This publication was published prior to the entry into force on 15 January 2015 of the Japan-Australia Economic Partnership Agreement (JAEPA). Japan is the world`s third largest economy and has a long and important trade relationship with Queensland. It is Queensland`s second largest trading partner, worth $8.8 billion, or nearly 20% of Queensland`s total exports. JAEPA is Australia`s second bilateral trade agreement with a major trading partner in North Asia, following the signing of a free trade agreement with Korea in April 2014. A free trade agreement is being negotiated with China. Together, these three economies account for more than half of Australia`s exports. June 8, 2016: The Japan-Australia Free Trade Agreement had no provision for ISDS, but there was a clause that would trigger ISDS negotiations if Australia concluded another agreement with ISDS. The Guardian reports that the Free Trade Agreement between China and Australia has triggered secret talks to include ISDS in Japan`s free trade agreement. These were interrupted by early elections, but if the coalition government wins, they expect them to conclude the talks after the elections, the result will not be published until after the event. The ALP`s policy opposes ISDS and commits to reviewing ISDS in existing agreements. The Wire reports on the free trade agreement between Japan and Australia, including an interview with AFTINET organizer Dr. Patricia Ranald. Immediately after the launch of JaEPA, 99.7% of Australia`s exports of resources, energy and manufacturing products were freed from tariffs to Japan.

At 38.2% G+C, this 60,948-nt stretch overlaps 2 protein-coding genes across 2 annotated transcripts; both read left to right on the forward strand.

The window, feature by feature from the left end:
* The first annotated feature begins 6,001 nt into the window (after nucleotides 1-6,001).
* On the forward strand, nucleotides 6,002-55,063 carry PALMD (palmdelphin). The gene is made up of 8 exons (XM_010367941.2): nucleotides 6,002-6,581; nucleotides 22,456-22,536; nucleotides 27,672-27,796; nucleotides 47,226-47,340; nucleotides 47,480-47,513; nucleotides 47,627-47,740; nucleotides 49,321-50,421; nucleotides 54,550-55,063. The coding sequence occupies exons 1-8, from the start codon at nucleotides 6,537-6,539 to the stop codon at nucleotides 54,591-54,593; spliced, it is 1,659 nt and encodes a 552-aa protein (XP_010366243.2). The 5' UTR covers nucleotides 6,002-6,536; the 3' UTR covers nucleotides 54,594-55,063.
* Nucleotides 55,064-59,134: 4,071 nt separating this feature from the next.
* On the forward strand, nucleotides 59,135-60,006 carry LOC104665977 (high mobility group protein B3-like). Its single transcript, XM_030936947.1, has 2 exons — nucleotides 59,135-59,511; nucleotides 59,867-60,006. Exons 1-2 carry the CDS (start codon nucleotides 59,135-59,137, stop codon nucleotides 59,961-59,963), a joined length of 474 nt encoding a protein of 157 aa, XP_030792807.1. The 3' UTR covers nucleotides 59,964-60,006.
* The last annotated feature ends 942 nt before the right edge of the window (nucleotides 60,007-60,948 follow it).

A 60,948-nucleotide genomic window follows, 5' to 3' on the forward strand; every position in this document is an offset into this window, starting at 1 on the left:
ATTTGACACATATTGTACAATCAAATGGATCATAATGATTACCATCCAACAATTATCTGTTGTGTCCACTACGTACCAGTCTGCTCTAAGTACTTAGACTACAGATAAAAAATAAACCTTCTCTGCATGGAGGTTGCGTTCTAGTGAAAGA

After full implementation on April 1, 2034, all current Australian exports of resources, energy and industrial goods will benefit from duty-free imports. Dr Patricia Ranald was asked on Friday, March 21 at the RN Breakfast about the link between the proposed free trade agreement between Japan and Australia and the negotiations on the Trans-Pacific Partnership Free Trade Agreement. www.abc.net.au/radionational/programs/breakfast/japan-free-trade-… The Australian Department of Foreign Affairs said: “The agreement will provide valuable preferential access to Australian exports and is by far the liberalizing trade agreement that Japan has ever concluded. Australia and Japan are natural partners with very complementary economies. This agreement will bring our economies and societies even closer together and strengthen a strong relationship for many years to come.  Dr. Ranald points out that we are not in a position to see the text before the agreement is signed and argues that there should be a more democratic and transparent process for trade agreements.